I was never a fan of parallel parking. I actually failed my first driver’s test because I hit the curb while trying to parallel park. Don’t ask me what I hit on the second try. That’s a story for another day.
Of course, the day my then fiancé and I were going to the county clerk’s office for our marriage license the only parking space available required me to – you guessed it – parallel park…up on a hill…with the front of the car sloping downwards.
We were just days away from walking down the aisle. I had wanted a simple, intimate affair. He wanted a more traditional wedding with all the Bajan trimmings. And since he was coming from his homeland to marry me in mine, I compromised. So with a guest list of around 150 people confirmed, the church decorated, and the hotel reception finalized, the only detail left to attend to was the marriage license. At least, that’s what I thought.
I stopped next to the car in front of the available space, put my car in reverse and carefully proceeded to park. You’ll be happy to know that I negotiated the space without incident, but I suppose that’s what happens with experience – you learn to navigate the challenges.
With the car in park, the emergency brake applied, and the ignition turned off, I glanced at my soon to be husband, took a deep breath, and got out of the car. Up to this point, I had been going through the preparations of this wedding pretty much on my own and, quite honestly, necessarily numb.
Numb to the naysayers that said this marriage of two cultures and races wouldn’t work.
Numb to the realities that would inevitably come as a result of blending the two.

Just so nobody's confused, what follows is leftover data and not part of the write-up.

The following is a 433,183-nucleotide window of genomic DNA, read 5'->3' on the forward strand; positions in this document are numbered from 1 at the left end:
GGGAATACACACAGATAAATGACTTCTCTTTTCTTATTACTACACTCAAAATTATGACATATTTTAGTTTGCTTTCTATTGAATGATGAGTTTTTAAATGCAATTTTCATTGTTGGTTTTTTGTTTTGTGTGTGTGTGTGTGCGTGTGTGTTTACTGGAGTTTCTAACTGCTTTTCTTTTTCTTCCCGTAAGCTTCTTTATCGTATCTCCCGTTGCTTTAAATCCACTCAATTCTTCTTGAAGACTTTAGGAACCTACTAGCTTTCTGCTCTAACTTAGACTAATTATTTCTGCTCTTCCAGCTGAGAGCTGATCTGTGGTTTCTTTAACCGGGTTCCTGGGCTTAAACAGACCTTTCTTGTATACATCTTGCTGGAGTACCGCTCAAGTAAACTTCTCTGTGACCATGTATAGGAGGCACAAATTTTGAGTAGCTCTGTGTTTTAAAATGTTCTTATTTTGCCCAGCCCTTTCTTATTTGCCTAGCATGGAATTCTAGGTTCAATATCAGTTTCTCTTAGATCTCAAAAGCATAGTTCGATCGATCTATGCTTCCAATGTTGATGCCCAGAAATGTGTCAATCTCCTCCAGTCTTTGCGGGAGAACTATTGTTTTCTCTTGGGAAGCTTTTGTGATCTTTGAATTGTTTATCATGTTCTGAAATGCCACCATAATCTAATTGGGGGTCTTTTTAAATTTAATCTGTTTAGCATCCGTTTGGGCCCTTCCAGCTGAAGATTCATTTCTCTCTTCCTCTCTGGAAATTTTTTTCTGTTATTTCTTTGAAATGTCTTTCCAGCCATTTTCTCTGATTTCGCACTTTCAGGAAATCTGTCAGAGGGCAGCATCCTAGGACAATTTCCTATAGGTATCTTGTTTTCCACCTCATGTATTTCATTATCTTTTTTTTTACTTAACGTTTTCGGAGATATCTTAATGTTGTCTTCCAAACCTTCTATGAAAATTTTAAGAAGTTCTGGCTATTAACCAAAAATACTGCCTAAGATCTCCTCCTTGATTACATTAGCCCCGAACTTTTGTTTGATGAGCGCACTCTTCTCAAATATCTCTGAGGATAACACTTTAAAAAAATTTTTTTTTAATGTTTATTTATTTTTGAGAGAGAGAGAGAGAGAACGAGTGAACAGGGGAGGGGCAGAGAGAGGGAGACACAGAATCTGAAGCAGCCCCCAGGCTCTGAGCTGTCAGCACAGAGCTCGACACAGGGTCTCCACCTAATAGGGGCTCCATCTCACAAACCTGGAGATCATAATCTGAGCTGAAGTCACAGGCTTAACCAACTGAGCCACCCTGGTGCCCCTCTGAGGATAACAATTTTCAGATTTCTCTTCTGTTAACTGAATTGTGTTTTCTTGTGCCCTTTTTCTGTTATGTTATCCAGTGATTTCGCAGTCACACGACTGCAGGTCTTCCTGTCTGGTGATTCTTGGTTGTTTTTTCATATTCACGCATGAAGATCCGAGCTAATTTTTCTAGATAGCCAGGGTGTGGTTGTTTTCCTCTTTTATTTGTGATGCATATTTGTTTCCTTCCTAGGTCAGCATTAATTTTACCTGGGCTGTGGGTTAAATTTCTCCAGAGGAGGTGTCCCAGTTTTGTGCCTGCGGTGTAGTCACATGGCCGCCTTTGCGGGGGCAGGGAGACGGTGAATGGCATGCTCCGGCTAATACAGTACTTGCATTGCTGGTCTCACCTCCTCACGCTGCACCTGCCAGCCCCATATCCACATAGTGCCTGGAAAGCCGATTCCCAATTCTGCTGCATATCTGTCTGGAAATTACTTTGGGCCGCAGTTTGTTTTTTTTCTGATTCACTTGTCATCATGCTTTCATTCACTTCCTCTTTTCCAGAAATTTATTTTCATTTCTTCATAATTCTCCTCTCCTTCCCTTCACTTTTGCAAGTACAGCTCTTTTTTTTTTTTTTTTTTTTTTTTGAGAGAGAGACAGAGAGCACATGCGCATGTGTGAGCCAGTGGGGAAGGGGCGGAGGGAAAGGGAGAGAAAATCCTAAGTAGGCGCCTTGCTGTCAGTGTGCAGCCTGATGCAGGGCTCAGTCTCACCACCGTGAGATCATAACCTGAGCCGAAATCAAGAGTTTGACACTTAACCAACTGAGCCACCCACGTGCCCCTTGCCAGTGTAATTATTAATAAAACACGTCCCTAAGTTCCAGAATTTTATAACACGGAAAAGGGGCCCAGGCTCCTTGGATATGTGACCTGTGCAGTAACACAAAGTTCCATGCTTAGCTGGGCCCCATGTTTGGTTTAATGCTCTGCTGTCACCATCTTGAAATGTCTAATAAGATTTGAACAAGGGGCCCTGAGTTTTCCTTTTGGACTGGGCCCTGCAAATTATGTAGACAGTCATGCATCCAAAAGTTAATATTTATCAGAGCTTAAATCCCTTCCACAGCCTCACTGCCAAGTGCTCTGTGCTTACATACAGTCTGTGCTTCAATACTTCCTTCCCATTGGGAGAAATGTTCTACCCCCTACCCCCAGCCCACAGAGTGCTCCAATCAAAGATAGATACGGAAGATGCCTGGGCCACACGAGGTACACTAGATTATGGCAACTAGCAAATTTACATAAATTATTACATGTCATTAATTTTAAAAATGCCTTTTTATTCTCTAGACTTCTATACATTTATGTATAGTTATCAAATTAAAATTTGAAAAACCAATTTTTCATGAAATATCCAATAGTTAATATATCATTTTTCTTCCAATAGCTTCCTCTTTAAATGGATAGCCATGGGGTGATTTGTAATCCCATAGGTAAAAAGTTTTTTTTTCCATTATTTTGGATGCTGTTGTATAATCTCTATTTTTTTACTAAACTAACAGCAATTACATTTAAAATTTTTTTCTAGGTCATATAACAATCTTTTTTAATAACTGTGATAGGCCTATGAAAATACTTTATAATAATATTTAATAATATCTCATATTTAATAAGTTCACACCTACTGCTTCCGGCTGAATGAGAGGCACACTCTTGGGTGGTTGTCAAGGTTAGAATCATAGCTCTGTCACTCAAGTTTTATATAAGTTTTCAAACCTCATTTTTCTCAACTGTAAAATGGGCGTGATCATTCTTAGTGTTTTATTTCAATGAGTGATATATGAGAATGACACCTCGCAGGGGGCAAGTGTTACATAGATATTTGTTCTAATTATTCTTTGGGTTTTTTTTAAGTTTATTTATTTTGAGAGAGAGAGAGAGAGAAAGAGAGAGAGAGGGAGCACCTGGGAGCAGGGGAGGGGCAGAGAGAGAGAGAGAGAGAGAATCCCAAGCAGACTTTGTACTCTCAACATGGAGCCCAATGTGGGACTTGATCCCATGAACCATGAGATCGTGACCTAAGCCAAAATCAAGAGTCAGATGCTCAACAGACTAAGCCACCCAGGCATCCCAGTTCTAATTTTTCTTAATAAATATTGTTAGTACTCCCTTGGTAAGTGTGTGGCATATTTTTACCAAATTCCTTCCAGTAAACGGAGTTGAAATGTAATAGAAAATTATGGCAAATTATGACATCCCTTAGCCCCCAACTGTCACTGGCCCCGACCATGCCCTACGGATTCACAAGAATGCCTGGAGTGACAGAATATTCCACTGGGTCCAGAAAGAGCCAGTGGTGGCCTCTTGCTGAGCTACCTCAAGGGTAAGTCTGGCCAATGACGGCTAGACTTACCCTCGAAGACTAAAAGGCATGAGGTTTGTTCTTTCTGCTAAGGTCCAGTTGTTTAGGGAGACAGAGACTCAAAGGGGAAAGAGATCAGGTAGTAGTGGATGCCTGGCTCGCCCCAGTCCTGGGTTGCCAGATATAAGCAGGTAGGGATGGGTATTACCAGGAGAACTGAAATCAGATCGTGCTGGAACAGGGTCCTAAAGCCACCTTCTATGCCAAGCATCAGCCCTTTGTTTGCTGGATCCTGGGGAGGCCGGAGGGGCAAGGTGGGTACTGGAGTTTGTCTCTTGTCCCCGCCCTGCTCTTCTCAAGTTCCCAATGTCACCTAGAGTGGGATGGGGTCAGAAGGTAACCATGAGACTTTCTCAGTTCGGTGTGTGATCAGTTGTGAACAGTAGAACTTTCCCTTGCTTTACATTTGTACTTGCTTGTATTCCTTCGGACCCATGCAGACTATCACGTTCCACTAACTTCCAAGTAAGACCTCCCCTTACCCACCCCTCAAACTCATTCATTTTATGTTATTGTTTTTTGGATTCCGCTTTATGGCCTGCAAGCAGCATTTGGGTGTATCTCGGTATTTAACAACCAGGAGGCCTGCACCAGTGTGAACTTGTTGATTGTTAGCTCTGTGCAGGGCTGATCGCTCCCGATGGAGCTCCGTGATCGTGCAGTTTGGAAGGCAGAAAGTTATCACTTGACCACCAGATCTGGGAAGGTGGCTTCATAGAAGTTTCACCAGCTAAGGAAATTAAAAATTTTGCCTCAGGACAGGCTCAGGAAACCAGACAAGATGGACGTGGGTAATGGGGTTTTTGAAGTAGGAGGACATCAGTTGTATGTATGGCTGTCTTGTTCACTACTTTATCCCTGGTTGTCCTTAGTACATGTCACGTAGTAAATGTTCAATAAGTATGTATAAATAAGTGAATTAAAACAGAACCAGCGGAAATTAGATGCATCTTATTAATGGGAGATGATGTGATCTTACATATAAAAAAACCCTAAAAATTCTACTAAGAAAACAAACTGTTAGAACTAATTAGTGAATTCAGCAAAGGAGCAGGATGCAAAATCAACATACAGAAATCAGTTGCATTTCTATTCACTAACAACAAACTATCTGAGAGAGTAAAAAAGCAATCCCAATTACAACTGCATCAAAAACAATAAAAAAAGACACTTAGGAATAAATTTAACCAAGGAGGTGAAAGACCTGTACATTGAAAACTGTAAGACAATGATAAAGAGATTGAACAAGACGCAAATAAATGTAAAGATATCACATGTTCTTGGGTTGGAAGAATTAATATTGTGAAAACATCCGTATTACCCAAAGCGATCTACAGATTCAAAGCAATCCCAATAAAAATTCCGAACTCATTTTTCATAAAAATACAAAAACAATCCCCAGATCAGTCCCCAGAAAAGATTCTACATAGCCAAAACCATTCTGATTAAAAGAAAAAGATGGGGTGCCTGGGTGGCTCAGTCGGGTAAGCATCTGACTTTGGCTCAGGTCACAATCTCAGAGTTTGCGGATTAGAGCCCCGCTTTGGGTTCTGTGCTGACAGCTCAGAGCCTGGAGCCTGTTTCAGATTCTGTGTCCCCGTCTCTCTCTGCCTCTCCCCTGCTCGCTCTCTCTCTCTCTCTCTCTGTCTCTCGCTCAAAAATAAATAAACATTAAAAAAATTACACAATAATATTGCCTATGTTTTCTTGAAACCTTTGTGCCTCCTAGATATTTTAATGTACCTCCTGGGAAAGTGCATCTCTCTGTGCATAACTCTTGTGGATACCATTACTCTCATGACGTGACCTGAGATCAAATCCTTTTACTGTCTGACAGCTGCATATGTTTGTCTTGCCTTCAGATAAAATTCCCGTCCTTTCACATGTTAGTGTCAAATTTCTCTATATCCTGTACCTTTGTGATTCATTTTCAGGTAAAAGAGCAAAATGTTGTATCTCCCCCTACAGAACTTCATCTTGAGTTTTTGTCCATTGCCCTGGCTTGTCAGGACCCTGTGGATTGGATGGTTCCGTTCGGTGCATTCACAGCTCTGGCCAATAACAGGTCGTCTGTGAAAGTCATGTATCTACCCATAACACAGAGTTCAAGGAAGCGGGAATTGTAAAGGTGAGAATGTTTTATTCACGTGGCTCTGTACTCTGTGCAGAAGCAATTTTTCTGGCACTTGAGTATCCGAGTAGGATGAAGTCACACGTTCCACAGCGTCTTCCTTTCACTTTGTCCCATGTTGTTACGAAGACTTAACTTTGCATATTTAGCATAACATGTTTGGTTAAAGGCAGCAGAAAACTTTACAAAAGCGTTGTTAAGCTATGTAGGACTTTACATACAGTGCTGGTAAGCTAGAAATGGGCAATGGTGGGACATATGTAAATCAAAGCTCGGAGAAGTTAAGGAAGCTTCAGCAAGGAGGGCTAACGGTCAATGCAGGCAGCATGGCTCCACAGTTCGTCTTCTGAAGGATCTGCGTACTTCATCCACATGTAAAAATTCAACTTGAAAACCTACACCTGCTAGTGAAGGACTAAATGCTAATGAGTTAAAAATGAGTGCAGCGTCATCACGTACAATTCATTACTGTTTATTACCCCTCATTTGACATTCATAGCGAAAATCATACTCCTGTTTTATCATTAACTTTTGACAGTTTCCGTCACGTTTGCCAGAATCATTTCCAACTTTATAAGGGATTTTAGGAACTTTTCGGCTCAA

Numb to my own battle that was waging war within.
Looking downhill to the door of that county clerk’s office, I became acutely aware of the inertia of the moment. Anxiety reared its ugly head and I couldn’t move. My hand in his, I sat down on the curb and just wept.
Was I really going to do this?
Was I really going to say “I do” to moving from all that was safe and comfortable in my home to join him in everything that was unknown to me in his?
Was I really going to say “I do” to leaving the nearness of my family and friends in exchange for walking the lonely road of ministry in a foreign land – a road, mind you, I’d never been trained for?
Was I really going to say “I do” to giving up the security of my secular job to live in the humble vulnerabilities of raising support?
There were more questions than answers on the curb that day. More tears than smiles. More fear than faith.
I heard his feet shuffling near me and I looked up at him, soberly uttering what my tears were already conveying: “I don’t know if I can do this.”
And that’s just it – I, in my own strength, couldn’t.
In my own strength, I might have just stayed on that curb because the cost was too great, the hurt was too deep, and I was too emptied.
C.S. Lewis once wrote, “God gives us His gifts where He finds the vessel empty enough to receive them.”
Though I didn’t realize it then, that moment of emptiness on the curb was a gift. It was the place that I needed to be before saying “I do”. It is the place that I need to continually revisit, even after nearly 20 years of marriage.
And that place is in the redemptive shadow of the cross.
Because it’s there that grace abounds, each to the other.
It’s in the redemptive shadow of the cross that mercy is freely given, even when undeserved.
It’s in the redemptive shadow of the cross where compassion breeds forgiveness.
It’s in the redemptive shadow of the cross where love never fails.
See, the day that Jesus hung on the cross to redeem His bride, the cost was great, the hurt was deep, and the Savior of the world was poured out. There was no greater love than this and in Ephesians 5:32, Paul calls it a “mystery” – this two becoming one, referring to Christ and the church.
Not to be left out, God invites us into this mystery through His gift of marriage – an institution that He created to reflect such sacrifice, such submission, such love. Our marriage is not only to honor and cherish one another, but it is ultimately to glorify Him. As my husband rightly says:
“Each for the other. Both for the Lord.”
I’ve had many a day since then where I’ve sat on the proverbial curb emptied and weeping. And as he always does, my husband helps me up. And as He always does, God gives sufficient grace.
Let this be our prayer – that our marriage always remains in the redemptive shadow of the cross.
In what way can remaining in the redemptive shadow of the cross transform your marriage?